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Swedish Immigration Policy is a Disaster, not a Model

When German journalists try to persuade their readers that Germans should take even more migrants than it currently does, they usually point to Sweden. Sweden has accepted 57 migrants per 10,000 residents in the current crisis as opposed to Germany's 15.

What these journalists rarely mention is that Sweden's immigration policy is a total failure. 14% of the Swedish population have migrant roots.* Gunnar Heinsohn, in Die Weltquotes (g, my translation) brutally revealing statistics compiled by Swedish economist Tino Sanandaji (himself an Iranian Kurdish migrant) on how they are doing:

48 percent of working-age immigrants are unemployed. Even after 15 years in Sweden, only 60 percent have a job. Sweden has the largest gap between labor-market participation between immigrants and natives in Europe.

42 percent of the long-term unemployed are immigrants. 58 percent of all Swedish social-welfare payments go to immigrants. 45 percent of the children with the worst school performance are immigrants. Immigrants earn, on average, 40 percent less than natives. Since the 1980s, Sweden has had the greatest increase in inequality of all OECD nations.

As I've noted before, Sweden's immigrants moved away from the boring rural towns they were placed in and concentrated in urban ghettos which have become riot-prone no-go zones where police only go in force. Just a few months ago rival immigrant gangs carried out four hand-grenade attacks in a week in Malmö.

Imagine that: hand grenades exploding in Swedish cities.

The anti-immigrant Sweden Democrats party "have surged in the polls from 5.7 per cent in 2010 to 12.9 per cent at last year’s elections and a poll by Sentio Research this month [September 2015] put the party at 26.5 per cent." They are now the most popular political party in Sweden, although, incredibly, mainstream Swedish parties are still trying to exclude them:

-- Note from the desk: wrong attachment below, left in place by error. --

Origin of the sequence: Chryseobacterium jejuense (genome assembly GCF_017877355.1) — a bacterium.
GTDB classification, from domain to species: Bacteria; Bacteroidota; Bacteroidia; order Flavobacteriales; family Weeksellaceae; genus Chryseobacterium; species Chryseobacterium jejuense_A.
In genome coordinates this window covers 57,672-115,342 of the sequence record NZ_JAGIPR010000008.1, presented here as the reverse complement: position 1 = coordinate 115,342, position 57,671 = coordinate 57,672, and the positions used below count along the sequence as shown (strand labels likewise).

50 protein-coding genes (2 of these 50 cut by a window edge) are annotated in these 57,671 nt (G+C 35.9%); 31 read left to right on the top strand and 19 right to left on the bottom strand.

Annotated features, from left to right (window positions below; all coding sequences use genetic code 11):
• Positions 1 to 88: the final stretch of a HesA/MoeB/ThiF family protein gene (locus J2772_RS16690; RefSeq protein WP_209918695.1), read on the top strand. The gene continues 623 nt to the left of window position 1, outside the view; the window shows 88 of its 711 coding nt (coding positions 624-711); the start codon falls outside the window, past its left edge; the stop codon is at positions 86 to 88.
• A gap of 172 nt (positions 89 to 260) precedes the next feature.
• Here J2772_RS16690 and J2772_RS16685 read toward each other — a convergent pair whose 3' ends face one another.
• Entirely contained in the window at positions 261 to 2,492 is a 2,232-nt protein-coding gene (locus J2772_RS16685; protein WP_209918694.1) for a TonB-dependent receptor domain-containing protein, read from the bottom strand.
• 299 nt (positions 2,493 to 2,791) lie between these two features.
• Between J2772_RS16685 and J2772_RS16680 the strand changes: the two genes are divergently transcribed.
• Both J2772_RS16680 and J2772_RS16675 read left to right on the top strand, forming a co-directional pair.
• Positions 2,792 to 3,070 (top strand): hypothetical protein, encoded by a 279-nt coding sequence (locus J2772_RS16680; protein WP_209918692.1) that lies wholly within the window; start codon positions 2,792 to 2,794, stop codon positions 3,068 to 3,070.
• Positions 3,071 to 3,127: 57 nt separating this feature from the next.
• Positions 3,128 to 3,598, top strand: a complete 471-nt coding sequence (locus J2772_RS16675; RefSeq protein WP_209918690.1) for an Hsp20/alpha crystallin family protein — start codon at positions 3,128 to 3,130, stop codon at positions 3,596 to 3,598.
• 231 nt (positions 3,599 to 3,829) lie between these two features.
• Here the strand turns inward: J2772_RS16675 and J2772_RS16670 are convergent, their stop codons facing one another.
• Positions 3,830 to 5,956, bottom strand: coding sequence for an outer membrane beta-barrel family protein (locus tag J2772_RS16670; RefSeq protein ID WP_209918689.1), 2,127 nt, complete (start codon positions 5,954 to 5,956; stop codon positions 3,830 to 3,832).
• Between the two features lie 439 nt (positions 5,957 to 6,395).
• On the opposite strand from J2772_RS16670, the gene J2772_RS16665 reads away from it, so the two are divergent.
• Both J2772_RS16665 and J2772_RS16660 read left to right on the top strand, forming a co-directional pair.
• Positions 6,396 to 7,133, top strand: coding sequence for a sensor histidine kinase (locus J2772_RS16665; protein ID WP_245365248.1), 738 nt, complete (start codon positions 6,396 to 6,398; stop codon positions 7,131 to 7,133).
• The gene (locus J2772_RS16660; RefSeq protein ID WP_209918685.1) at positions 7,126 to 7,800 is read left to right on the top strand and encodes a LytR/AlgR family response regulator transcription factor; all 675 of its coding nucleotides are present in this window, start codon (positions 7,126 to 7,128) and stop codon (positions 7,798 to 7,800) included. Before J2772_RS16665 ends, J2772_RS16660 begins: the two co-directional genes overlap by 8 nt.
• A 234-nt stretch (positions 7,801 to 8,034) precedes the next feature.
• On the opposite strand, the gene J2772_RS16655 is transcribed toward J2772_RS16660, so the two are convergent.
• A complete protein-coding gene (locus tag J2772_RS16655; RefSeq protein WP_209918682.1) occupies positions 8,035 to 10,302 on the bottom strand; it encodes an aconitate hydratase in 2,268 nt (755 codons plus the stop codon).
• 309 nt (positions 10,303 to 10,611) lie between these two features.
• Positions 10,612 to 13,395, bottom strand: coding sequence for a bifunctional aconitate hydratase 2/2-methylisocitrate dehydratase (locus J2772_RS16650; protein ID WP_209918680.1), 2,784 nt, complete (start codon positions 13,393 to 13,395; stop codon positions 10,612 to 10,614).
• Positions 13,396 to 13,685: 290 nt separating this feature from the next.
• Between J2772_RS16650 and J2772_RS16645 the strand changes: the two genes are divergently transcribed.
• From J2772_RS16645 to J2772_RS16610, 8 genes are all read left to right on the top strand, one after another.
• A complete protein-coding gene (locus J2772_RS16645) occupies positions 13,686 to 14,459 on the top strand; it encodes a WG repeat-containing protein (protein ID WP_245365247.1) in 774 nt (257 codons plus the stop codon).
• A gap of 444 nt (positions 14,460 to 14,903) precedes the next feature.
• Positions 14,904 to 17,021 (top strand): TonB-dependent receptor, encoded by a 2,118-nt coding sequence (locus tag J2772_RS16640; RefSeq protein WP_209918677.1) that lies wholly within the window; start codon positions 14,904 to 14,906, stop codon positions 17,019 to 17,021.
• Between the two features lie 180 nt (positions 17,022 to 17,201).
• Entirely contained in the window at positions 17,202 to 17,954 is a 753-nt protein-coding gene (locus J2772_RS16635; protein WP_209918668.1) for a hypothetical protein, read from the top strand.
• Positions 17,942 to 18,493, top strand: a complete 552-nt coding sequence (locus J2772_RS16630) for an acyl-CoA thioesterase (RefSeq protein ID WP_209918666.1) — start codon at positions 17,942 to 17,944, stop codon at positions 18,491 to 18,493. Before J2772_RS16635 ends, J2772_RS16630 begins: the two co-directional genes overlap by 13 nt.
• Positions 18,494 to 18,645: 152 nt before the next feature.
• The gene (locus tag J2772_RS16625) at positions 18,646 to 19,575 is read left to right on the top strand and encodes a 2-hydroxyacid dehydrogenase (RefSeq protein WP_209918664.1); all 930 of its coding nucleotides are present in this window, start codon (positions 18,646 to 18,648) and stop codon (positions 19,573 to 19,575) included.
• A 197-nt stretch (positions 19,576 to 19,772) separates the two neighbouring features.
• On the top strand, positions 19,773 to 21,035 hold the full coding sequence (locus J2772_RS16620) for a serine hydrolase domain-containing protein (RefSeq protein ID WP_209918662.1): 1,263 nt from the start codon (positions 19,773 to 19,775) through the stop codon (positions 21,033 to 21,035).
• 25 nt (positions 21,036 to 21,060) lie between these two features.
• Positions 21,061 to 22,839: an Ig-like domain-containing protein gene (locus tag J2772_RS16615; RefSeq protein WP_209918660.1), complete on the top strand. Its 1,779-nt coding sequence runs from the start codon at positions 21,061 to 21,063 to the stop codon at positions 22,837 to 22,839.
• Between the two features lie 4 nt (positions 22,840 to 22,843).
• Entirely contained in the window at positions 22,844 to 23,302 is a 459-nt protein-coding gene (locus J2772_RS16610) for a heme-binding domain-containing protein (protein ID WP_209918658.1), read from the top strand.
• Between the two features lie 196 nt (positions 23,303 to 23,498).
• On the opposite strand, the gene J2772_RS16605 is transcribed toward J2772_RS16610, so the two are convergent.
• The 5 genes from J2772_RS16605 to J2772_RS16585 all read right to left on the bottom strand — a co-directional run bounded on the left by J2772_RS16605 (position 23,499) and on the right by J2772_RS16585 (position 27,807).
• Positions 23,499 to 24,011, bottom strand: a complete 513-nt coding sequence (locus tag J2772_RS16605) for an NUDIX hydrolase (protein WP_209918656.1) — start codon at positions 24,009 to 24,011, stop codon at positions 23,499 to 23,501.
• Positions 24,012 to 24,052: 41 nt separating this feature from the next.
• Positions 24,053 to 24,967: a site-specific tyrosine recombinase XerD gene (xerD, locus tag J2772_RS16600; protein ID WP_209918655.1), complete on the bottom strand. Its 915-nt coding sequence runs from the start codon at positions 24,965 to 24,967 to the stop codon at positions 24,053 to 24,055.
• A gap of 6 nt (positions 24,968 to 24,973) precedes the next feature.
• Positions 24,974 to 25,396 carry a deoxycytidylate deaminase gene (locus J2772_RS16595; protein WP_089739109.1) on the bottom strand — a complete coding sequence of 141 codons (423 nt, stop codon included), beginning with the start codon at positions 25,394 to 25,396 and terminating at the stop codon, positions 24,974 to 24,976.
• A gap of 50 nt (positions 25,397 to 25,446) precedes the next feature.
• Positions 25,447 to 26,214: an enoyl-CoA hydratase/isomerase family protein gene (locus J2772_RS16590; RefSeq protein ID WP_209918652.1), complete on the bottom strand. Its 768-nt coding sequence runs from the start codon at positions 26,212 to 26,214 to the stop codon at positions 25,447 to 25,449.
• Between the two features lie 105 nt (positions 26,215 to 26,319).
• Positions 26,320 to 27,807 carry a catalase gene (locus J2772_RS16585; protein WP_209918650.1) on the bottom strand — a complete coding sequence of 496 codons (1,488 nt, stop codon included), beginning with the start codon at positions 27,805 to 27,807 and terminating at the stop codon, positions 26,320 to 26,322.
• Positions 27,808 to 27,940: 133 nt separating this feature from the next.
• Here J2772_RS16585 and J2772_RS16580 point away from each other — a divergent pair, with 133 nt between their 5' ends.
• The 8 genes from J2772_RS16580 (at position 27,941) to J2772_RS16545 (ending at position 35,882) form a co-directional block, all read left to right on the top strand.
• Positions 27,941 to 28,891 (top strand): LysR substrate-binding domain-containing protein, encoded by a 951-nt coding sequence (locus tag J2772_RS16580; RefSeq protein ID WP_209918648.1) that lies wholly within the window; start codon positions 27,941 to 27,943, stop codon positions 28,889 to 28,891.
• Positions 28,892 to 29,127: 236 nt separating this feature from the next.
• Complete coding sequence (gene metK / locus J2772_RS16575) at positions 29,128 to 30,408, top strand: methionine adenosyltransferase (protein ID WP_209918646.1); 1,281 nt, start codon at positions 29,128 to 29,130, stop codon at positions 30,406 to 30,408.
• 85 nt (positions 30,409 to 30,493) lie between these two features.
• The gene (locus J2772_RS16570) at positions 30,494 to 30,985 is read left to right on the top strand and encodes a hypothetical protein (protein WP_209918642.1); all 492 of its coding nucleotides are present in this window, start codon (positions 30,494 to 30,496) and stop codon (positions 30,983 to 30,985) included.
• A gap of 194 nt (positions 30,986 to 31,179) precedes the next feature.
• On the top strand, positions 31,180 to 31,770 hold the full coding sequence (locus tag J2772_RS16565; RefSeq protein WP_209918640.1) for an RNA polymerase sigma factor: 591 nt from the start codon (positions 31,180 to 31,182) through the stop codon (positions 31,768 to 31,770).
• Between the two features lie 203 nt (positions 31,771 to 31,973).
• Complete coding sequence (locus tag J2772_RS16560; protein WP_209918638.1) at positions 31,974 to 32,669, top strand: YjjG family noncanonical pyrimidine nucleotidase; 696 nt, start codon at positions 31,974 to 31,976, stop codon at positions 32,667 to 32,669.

Nicholas Aylott of Sodertorn University says consensus among the other parties on immigration has left the field open for the Sweden Democrats. “The degree to which the other parties loathe the Sweden Democrats is amazing. But the debate is now taking place on the fringes,” he says.

Paula Bieler, a Sweden Democrat MP and the party’s spokesperson for integration, revels in the antagonism. “This is dividing the country. People are now seeing that what we have said for a long time isn’t that weird,” she says.

The party went into the last elections promising to cut immigration by 90 per cent, saying that there was a choice between accepting more immigrants and maintaining high welfare standards. 

* Heinsohn notes that Canada and Sweden used to be in the race for the most generous nation toward migrants and refugees, but that Canada dropped out long ago. It still takes in refugees, but its immigration policy is now driven by a points-based system that gives preference to talented and educated immigrants. As a result, Canada is now the only nation on earth in which recent immigrants score better on PISA tests than longtime Canadian citizens. 

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